Of course, a boss is free to press forward without buy in from his team, but what makes someone a leader is the fact that employees willingly follow. A true leader does not demand employees follow because he has authority, but because the employees trust him. That trust is built by listening to opposing viewpoints. Unless a moral issue is at stake, more often than not the person who is saying they are right and everyone else is wrong is the one who is in the wrong themselves. This is especially true if the same issue keeps coming up with different people involved. It’s irrational to believe everyone else is always wrong, stupid, or ill-informed in multiple situations. When I start to see this pattern in my employees and colleagues I bring in someone they respect to help them see that it really is them who may be in the wrong, not me, and not everyone else.

In my next two blog posts I plan to share the other two tools that have helped me as well as my managers to overcome obstacles. For example, surrounding chronically negative people in an organization with positive people and the most effective way to stop a workplace bully.

Thank you for reading my blog! Please share your thoughts in the comments section.


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Changing Direction to Avoid Costly Mistakes


When I joined my department four years ago we were in the process of funding the most expensive public works project in the history of our state. Much time and investment had been expended analyzing how to fund the project and by the time I accepted my new position as Chief Financial Officer a public-private partnership was being settled on. Soon after starting my new role my financial analysts and accounting staff made it clear they did not agree with where the project was headed. They had expressed their concerns to upper management before and were not being heard that the financing methodology being chosen would cost our state hundreds of millions more to implement than the less expensive method of selling state bonds.

Being the new guy to the department, I knew it wouldn’t be wise to tell everyone I thought they were headed in the wrong direction. I had to earn their trust first and that takes time, which we didn’t have if we were going to change course. I am the type of manager to place 100% trust in everyone, unless they prove my trust is misplaced. So, I immediately trusted my financial staff and began to put the information they provided me into a format our engineers would more easily accept. Utilizing the advertising rule of thumb that it takes seven times to hear a message before making a sale, I patiently presented the financial analysis in several different ways. The first three times no one wanted to hear it, but after hearing it enough times the facts won.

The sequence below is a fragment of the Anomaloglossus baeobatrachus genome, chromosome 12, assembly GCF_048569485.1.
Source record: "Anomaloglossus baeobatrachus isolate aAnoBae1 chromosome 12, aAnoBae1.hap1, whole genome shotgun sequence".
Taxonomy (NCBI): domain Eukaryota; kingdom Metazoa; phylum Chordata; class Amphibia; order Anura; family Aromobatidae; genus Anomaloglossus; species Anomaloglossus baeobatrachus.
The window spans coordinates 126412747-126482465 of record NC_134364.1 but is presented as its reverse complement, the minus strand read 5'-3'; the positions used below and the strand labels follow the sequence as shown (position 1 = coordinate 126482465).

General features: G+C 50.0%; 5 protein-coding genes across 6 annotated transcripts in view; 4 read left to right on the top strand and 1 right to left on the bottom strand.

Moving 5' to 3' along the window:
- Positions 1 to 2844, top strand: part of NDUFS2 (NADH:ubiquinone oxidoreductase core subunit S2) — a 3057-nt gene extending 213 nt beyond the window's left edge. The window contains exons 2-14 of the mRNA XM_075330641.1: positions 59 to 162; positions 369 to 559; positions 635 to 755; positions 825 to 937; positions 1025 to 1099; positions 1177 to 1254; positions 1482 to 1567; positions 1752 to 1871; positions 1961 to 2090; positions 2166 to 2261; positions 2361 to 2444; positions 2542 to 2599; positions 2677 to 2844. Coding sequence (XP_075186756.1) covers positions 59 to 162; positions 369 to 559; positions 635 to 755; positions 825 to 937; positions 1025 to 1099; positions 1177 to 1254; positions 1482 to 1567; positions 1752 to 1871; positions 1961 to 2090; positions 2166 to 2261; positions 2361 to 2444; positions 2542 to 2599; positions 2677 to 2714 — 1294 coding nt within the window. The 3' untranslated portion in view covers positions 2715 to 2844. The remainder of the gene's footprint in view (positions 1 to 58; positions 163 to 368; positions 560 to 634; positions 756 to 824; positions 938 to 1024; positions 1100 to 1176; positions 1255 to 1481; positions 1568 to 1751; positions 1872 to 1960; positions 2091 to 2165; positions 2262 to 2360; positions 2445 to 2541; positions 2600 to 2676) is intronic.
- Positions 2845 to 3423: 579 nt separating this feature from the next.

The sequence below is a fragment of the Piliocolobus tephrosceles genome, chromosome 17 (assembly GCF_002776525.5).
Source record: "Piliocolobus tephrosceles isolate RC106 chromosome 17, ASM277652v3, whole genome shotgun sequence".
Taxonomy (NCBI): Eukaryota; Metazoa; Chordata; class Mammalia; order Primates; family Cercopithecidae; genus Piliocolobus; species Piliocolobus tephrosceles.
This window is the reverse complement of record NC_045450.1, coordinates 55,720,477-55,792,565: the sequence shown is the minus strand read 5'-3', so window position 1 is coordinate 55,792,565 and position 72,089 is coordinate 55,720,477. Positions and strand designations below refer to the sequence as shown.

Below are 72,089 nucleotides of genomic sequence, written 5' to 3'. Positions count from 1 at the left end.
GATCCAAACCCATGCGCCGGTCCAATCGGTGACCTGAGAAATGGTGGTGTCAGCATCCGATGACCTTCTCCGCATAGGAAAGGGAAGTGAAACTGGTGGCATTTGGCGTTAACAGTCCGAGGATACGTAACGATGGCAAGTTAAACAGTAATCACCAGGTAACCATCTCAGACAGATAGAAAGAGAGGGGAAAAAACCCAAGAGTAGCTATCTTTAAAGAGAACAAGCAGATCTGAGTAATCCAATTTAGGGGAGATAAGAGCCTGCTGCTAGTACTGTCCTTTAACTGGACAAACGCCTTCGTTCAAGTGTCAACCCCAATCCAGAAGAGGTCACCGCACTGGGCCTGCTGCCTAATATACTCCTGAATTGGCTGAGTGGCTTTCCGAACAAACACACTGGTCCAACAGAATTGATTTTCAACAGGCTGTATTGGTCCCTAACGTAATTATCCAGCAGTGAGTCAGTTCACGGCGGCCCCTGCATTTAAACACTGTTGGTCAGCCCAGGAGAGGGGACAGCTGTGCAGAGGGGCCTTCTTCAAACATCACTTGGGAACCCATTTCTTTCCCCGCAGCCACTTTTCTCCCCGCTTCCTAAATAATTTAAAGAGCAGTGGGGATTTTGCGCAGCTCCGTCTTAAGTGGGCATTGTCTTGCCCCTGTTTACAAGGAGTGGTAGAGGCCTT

If you’re facing some similar situation where key individuals won’t listen, consider patiently revisiting the topic with them and present your facts in varying formats at key times until they understand. If they are willing to listen keep trying at least seven times!

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Overcoming the “We’ve Always Done It This Way” Mentality


To help my government agency break out of the “we’ve always done it this way” mentality, I look for opportunities to hire employees who have previous experience in the private sector or at least in another agency. Ideally, they have a little of both. The reason being is often these employees can draw from their experiences to solve problems in our agency by looking at our processes differently. However, this type of hiring must be careful thought through because sometimes too much experience in the private sector leads to frustration in the employee with a government bureaucracy they aren’t used to. Too much frustration and complaining produces negativity in the workplace and works against creative problem solving. The best balance is just enough experience for the employee to be confident, yet adaptable to their new environment.

Without intending to, well-meaning employees in both the public and private sectors can become comfortable with their processes and no longer seek to improve upon them. Too much familiarity with doing something a certain way for a long period of time without exposure to other methods can inadvertently hamper the employee. As a result, the manager must maintain an awareness of when his team is at risk of becoming ingrown and know when it’s time to consider hiring outside talent to stimulate creative thinking again. Having a team comprised of those who have been with the agency or company for a while mixed with those who bring experiences from other companies or agencies will help both groups of employees to the extent they are willing to learn from one another.

Thank you for reading my blog! Please share your thoughts in the comments section.


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But We’ve Always Done It This Way!